Friday, March 28, 2008

A Bias for Success

Ever since I was young, I have come across several fascinating accounts of great individuals and their remarkable achievements. These come in various forms (biography, quotations,anecdotes, aphorisms, a short segment of life) and from different sources (newspaper articles, television, textbooks). Great leaders,wise men and philosophers, brilliant scientists, spiritually enlightened souls that guide humanity, selfless social workers, intrepid soldiers and physically disabled people who showed great strength at times of adversity. In my case, given the academic background, it is no surprise that most of them that made a mark on me were either physicists or mathematicians. Newton, Hawking, Einstein, Archimedes, Feynman, Leibnitz and Godel were all legendary and storied about. Anyone doing physics would point to one or several of these were icons as sources for inspiration, particularly during their early years.

Often it happens, especially when directed at a broad audience, that the portrayal of these giants of humanity is so constructed that it conveys an idea to the reader that such a level of greatness can be attained without requiring any superhuman efforts. It is understandable that most people would not consider following the footsteps of great men if doing so is shown to be arduous, painful and drearily long. In order to make these immortal lives more accessible to the average Joe, the magnitude of accomplishments and the unusual qualities that made them possible are all carefully masked by some generic, oversimplifying statements.The achievements are presented in an incomplete and narrow way without proper context or historical background and that way that makes appear quite attainable. This strikes me as being a sham that manages to create an inaccurate picture of the reality involved and leads the young impressionable-mind to form opinions and make assumptions that are entirely misguided.
My principal criticism has to do with the fact that, people are falsely lead to believe that absolutely fantastic feats in life can be performed by just following some simple guidelines and this is made convincing and appealing by using a renowned person as an epitomizing example. So, when importance of determination and will-to-succeed is stressed we hear stories about Tenzig Norgay just as we do Edison when it comes to dogging persistence, and Newton for having childlike curiosity to understand the world. What we are never told are the innumerable cases where such virtues have not resulted in the commensurate success but rather left people much worse-off. We never hear about the lives of the bold men who died trying to conquer the highest peak, the thousands who tried hard and failed at inventions, and dozens of exceptionally gifted minds for whom childlike curiosity did not lead to anything very noteworthy. I certainly do not deem such instances to be failures in life but isn't it only fair to expect that one gets to know about these less-than-great people who appear (on the surface atleast ) to possess those same attributes that are extolled as the basis for extraordinary feats. Instead, we are repeatedly informed about the select few who did accomplish. It is important that one stops and asks what this "few" really implies. In other words, what is the fraction of those who attained the rare and celebrated distinction to the hundreds or even thousands who had attempted but failed. I would bet that his ratio would be a disappointingly tiny number. If developing certain positive traits is all it takes to elevate normal people to the plane of greatness, then I am sure many of those less-than-accomplished, unheard-of people who happened to fall short of grand success would possess some of the same qualities to a great degree and in specific cases even more.And yet they never made it. If such cases received greater exposure one would possibly be able to truly appreciate what distinguishes the great from the excellent, the good and the commonplace. Not just that, it would also ring a cautionary bell in people who are trying to emulate the success of remarkable individuals. They ought to know beforehand of the several instances where people have attempted that with earnest commitment and yet , never achieved anything quite comparable.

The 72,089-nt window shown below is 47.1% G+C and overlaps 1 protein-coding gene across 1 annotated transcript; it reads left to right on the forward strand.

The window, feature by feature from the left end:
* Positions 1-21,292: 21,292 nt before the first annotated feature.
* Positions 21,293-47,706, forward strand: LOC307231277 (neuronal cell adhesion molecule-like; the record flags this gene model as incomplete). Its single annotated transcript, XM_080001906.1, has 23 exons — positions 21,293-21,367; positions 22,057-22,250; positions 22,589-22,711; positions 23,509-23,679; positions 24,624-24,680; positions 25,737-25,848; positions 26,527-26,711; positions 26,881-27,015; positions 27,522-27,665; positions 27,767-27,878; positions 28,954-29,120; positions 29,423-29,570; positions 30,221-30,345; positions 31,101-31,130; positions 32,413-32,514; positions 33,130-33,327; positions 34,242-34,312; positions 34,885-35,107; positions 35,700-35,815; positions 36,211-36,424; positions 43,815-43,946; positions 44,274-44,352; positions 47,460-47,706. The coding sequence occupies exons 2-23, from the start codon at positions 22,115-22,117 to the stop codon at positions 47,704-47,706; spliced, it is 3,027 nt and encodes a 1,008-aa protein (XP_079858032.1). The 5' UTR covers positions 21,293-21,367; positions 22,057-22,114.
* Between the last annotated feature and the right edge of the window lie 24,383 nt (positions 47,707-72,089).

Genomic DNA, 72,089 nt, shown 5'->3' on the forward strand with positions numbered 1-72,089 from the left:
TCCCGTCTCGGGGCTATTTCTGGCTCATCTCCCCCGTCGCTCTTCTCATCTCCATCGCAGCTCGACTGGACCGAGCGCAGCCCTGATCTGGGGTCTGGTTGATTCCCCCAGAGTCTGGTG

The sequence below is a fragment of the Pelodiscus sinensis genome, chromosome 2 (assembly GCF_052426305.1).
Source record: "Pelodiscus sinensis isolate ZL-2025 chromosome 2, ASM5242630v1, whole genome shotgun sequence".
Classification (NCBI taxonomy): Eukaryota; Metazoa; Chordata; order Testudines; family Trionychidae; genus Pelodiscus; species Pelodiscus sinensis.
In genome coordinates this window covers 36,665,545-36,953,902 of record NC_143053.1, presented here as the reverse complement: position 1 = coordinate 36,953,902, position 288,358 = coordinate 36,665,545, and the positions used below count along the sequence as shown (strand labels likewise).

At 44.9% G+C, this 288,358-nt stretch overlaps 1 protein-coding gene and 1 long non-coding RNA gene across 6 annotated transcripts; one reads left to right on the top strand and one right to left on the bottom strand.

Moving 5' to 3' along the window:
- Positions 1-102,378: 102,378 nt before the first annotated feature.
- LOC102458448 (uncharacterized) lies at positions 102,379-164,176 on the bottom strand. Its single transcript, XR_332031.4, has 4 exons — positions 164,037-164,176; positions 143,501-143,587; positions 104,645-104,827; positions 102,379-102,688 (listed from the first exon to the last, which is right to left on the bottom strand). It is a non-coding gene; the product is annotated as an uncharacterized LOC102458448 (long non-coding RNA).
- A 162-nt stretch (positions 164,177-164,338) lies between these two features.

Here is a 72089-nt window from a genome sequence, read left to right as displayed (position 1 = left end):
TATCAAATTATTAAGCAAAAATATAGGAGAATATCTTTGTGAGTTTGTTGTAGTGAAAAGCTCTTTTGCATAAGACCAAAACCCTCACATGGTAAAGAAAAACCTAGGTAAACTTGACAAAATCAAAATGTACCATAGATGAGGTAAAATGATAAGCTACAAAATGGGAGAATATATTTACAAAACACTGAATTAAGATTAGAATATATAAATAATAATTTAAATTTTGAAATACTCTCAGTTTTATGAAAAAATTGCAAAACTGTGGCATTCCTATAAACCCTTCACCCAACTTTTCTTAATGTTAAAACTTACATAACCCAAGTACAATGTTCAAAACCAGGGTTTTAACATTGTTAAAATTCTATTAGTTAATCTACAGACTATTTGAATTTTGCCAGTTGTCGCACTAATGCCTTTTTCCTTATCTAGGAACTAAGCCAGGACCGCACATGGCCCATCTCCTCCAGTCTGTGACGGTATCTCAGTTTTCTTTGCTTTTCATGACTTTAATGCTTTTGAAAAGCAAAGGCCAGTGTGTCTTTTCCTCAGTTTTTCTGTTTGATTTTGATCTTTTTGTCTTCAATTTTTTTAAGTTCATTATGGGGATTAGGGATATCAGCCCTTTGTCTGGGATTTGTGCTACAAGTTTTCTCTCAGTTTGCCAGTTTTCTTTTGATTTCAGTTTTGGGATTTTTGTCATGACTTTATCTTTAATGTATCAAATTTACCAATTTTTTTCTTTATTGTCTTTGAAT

All this may seem like I am advocating a very negative approach. It is certainly true that if cases of failure or even limited and unspectacular attainments becomes more widely known, many would be discouraged at the outset and never aim for anything so big. It can also be argued that even those who are likely to go through with the challenge would be intimidated right at the start and never try. This is certainly possible but considering how one-sided the current trends are, I still feel that it is important to give a more balanced picture of what the reality is like. The positive effects of such an honest examination can be plenty. It would lead many to ask searching questions about whether they are prepared to embark on a notoriously difficult quest that several have quit or failed in the past. One has to have the courage to accept the challenges ahead. After all, it would be required in great measure once the arduous path begins. Besides, it is better to have a more balanced view at the beginning than be disillusioned later on. The idea is not to discourage but to inform, not to intimidate but to warn, not to dampen spirits but question how far the motivation can an individual.

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